Transitioning can be brutal. And no, I’m not referring to surgery, or the impact of hormones. I’m talking about the reaction of our families and friends to the changes we are making to our lives. There’s no hard and fast rules to how people will react. Sometimes the people you are most scared of telling turn out to be the ones who have your back, through thick and thin. Sometimes the ones you love and trust the most are unable to see past the transition and realise that you are still you, and need their continuing love and trust.

Some friends and family become the loudest, proudest trans-allies, whilst others are happy just to carry on loving their loved-ones the same way they always have, just with a different name and pronouns.

I have been very fortunate – whilst my family are unlikely to ever march in a Pride celebration, sporting brightly coloured transactivist T-shirts, most of the people in my immediate and extended family are supportive and loving, and appreciate why I am doing what I’m doing, even if they’d probably rather I wasn’t. Similarly, most of my friends seem happy to take me as I am, and really, I can’t ask for more than that.

But I have lost people I love – some forever, and some I hope in my heart will come back to me one day. Anybody who has ever suggested that being transgender is a lifestyle choice should consider how much some of us have lost simply by being honest about who we are.

Trans people lose members of their families – parents, partners, children, siblings. Sometimes literally – they are told to move out and never come back. Equally, while some people stay in our daily lives, they are lost simply because they refuse to acknowledge or support us at our most vulnerable. Which is where I come to DIY family. We need to make our own families, and open ours up to others.

Whilst we can’t choose our blood family, or force them to react to our situation in a way that will make us happy, we can find other people who WILL support us. I don’t mean that you should abandon those members of your blood family or friendship group who ARE loving, supportive and kind – anything but – but rather than bang your head against the brick wall of a relative or friend who will not and cannot budge, look elsewhere for the understanding you need.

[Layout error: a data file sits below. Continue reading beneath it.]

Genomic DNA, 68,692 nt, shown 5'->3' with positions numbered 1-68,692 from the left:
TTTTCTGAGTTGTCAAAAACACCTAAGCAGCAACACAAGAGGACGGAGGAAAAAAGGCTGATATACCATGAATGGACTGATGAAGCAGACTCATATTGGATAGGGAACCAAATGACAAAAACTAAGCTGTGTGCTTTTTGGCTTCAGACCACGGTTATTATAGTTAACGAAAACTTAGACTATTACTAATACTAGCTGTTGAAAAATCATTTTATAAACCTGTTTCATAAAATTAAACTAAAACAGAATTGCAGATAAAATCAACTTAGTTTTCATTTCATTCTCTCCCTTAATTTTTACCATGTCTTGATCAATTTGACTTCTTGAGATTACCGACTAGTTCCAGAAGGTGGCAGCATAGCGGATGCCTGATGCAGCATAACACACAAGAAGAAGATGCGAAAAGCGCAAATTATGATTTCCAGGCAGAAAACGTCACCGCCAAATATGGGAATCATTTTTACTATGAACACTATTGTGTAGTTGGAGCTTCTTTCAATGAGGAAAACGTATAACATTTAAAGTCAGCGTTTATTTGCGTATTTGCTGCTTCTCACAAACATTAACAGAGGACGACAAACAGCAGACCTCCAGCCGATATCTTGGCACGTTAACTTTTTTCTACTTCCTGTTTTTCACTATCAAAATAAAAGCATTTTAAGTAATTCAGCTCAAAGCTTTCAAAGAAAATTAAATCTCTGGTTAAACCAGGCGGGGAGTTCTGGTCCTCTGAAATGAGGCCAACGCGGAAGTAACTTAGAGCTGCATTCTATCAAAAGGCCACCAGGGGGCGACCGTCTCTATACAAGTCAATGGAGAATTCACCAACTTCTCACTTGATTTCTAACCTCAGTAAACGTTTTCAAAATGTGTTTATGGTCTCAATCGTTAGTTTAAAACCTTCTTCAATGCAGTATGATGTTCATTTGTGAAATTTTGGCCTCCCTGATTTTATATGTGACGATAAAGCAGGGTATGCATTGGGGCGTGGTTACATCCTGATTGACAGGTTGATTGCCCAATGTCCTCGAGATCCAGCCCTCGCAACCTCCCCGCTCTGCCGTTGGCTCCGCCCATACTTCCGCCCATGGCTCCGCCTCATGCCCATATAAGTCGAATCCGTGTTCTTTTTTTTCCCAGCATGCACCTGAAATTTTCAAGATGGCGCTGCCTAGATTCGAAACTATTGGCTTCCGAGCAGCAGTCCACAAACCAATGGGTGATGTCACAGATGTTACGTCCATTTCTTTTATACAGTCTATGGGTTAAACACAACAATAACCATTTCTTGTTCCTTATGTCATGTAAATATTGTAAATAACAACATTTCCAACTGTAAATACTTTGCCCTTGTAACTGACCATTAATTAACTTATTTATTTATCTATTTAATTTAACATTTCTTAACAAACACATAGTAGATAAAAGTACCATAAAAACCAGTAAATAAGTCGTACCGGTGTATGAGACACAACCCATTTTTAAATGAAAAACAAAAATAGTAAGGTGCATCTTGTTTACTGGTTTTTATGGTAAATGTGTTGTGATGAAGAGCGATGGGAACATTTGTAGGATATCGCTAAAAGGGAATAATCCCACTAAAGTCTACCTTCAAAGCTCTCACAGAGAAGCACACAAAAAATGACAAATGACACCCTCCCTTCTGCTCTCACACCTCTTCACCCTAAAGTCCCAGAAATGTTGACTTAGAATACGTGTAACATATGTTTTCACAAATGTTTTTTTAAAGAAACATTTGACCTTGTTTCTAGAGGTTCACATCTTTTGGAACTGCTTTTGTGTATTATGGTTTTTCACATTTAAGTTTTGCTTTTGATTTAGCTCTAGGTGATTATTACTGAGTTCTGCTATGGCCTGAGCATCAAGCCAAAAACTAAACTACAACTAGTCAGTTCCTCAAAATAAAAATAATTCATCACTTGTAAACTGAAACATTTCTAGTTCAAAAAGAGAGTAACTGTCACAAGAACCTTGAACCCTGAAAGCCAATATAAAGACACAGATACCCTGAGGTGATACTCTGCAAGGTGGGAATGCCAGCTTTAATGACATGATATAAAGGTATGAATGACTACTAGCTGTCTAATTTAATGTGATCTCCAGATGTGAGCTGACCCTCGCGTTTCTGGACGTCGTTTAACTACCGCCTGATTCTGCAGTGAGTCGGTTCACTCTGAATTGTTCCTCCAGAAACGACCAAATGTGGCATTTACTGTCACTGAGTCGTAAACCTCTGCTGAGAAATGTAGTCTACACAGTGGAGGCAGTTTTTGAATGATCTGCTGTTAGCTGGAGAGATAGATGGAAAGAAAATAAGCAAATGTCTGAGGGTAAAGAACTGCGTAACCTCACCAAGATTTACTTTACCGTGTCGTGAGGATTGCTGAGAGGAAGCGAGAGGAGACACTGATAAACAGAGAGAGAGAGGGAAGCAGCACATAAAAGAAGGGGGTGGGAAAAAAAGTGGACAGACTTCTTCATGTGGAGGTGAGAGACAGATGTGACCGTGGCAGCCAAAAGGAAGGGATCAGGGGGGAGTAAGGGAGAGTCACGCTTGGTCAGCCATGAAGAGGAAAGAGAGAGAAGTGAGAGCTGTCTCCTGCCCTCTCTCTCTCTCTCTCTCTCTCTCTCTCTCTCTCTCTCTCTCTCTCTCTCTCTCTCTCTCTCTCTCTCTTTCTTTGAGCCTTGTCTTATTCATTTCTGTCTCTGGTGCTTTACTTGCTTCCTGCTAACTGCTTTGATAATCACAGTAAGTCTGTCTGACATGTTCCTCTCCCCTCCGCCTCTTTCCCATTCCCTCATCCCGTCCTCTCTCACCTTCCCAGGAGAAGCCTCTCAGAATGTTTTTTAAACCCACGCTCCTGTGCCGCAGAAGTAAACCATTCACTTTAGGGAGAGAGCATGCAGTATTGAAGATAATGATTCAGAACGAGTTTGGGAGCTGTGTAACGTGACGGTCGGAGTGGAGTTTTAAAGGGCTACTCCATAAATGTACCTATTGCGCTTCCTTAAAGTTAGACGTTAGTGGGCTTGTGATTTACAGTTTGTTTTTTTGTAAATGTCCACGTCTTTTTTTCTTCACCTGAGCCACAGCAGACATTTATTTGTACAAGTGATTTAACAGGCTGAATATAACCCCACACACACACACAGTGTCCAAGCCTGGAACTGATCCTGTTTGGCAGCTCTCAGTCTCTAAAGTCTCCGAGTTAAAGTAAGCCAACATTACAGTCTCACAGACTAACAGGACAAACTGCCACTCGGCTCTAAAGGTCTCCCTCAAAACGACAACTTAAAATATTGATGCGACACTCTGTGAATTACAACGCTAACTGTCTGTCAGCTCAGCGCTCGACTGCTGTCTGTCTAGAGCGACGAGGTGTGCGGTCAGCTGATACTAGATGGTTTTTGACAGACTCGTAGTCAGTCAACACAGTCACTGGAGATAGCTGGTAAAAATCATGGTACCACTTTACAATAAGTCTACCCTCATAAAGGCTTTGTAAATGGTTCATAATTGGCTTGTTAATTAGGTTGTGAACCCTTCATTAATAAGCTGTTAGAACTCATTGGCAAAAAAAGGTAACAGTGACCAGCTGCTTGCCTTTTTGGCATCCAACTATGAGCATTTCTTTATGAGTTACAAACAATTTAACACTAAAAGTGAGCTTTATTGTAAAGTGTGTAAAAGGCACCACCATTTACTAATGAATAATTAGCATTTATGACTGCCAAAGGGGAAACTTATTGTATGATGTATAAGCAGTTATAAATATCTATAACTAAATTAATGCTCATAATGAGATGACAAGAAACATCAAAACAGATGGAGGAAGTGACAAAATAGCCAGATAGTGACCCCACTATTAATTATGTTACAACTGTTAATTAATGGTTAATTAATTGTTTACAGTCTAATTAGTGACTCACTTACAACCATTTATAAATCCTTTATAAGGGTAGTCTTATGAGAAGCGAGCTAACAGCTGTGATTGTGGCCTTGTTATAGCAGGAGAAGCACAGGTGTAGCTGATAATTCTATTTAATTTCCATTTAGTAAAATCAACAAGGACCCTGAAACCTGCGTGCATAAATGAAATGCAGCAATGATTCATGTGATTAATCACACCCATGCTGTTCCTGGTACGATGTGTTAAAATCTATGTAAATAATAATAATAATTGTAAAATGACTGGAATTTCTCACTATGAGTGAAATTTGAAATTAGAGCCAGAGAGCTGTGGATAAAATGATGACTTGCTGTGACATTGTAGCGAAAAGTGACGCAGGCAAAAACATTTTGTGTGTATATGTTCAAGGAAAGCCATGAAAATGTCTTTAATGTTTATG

I am a bit reluctant to use the phrase ‘trans community’, because that implies that all trans people are similar in their outlook, aims and willingness to be a part of ‘a group’. However, within smaller groups of trans people, be they social groups, support groups, etc. there is a huge resource in people who have at least a partial understanding of what others in that group are going through. I’m not trying to encourage dependence, as the last thing anyone needs when they’re feeling vulnerable themselves is someone else relying on them for support. Support and care go both ways.

Sharing a cuppa and providing a listening ear for a while can make you an important person in someone’s life, if nobody at home will listen. Getting together to take part in gender-appropriate activities with someone whose gender identity is being denied by other people in their life will help them. Whilst the idea of being a role-model can be scary, maybe that’ll make you feel good too.

When building up a DIY family, you can mix and match blood family, old friends, new friends, different ages and different backgrounds. Sew all of these into a patchwork blanket that will provide you with the love and support you need, but try to leave room for the ones you’ve lost to return: we’re not the only ones changing.

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